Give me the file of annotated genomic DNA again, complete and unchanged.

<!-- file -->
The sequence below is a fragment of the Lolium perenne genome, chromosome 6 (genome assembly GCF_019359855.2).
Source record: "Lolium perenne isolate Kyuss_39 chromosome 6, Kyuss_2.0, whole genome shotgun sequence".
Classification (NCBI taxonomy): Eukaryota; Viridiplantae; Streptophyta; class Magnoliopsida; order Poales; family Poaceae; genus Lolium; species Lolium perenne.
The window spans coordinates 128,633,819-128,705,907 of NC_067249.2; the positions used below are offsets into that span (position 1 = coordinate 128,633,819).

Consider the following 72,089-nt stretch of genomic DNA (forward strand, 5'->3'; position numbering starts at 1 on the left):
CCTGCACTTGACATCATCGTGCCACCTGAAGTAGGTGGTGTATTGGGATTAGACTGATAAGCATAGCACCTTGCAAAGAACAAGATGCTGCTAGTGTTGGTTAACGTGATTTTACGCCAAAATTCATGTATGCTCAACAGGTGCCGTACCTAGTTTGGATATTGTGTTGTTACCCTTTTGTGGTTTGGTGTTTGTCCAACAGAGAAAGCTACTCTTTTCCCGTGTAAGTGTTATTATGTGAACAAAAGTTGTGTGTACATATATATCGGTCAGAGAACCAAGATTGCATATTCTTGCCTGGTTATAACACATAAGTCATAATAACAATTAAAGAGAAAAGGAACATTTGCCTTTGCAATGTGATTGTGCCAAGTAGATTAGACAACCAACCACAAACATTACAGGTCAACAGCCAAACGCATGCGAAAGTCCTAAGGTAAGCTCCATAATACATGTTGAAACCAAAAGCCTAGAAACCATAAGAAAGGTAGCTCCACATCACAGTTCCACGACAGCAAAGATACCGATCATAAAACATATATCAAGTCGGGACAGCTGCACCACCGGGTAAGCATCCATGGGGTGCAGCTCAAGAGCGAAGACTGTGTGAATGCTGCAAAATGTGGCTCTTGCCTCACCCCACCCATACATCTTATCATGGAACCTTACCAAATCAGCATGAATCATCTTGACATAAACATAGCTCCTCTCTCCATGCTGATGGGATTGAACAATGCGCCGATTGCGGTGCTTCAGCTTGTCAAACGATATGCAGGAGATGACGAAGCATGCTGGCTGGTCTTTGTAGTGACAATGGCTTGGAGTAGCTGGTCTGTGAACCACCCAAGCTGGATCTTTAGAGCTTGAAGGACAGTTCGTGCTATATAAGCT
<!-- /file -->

The sequence below is a fragment of the Lolium perenne genome, chromosome 6 (genome assembly GCF_019359855.2).
Source record: "Lolium perenne isolate Kyuss_39 chromosome 6, Kyuss_2.0, whole genome shotgun sequence".
Classification (NCBI taxonomy): Eukaryota; Viridiplantae; Streptophyta; class Magnoliopsida; order Poales; family Poaceae; genus Lolium; species Lolium perenne.
The window spans coordinates 128,633,819-128,705,907 of NC_067249.2; the positions used below are offsets into that span (position 1 = coordinate 128,633,819).

Consider the following 72,089-nt stretch of genomic DNA (forward strand, 5'->3'; position numbering starts at 1 on the left):
CCTGCACTTGACATCATCGTGCCACCTGAAGTAGGTGGTGTATTGGGATTAGACTGATAAGCATAGCACCTTGCAAAGAACAAGATGCTGCTAGTGTTGGTTAACGTGATTTTACGCCAAAATTCATGTATGCTCAACAGGTGCCGTACCTAGTTTGGATATTGTGTTGTTACCCTTTTGTGGTTTGGTGTTTGTCCAACAGAGAAAGCTACTCTTTTCCCGTGTAAGTGTTATTATGTGAACAAAAGTTGTGTGTACATATATATCGGTCAGAGAACCAAGATTGCATATTCTTGCCTGGTTATAACACATAAGTCATAATAACAATTAAAGAGAAAAGGAACATTTGCCTTTGCAATGTGATTGTGCCAAGTAGATTAGACAACCAACCACAAACATTACAGGTCAACAGCCAAACGCATGCGAAAGTCCTAAGGTAAGCTCCATAATACATGTTGAAACCAAAAGCCTAGAAACCATAAGAAAGGTAGCTCCACATCACAGTTCCACGACAGCAAAGATACCGATCATAAAACATATATCAAGTCGGGACAGCTGCACCACCGGGTAAGCATCCATGGGGTGCAGCTCAAGAGCGAAGACTGTGTGAATGCTGCAAAATGTGGCTCTTGCCTCACCCCACCCATACATCTTATCATGGAACCTTACCAAATCAGCATGAATCATCTTGACATAAACATAGCTCCTCTCTCCATGCTGATGGGATTGAACAATGCGCCGATTGCGGTGCTTCAGCTTGTCAAACGATATGCAGGAGATGACGAAGCATGCTGGCTGGTCTTTGTAGTGACAATGGCTTGGAGTAGCTGGTCTGTGAACCACCCAAGCTGGATCTTTAGAGCTTGAAGGACAGTTCGTGCTATATAAGCT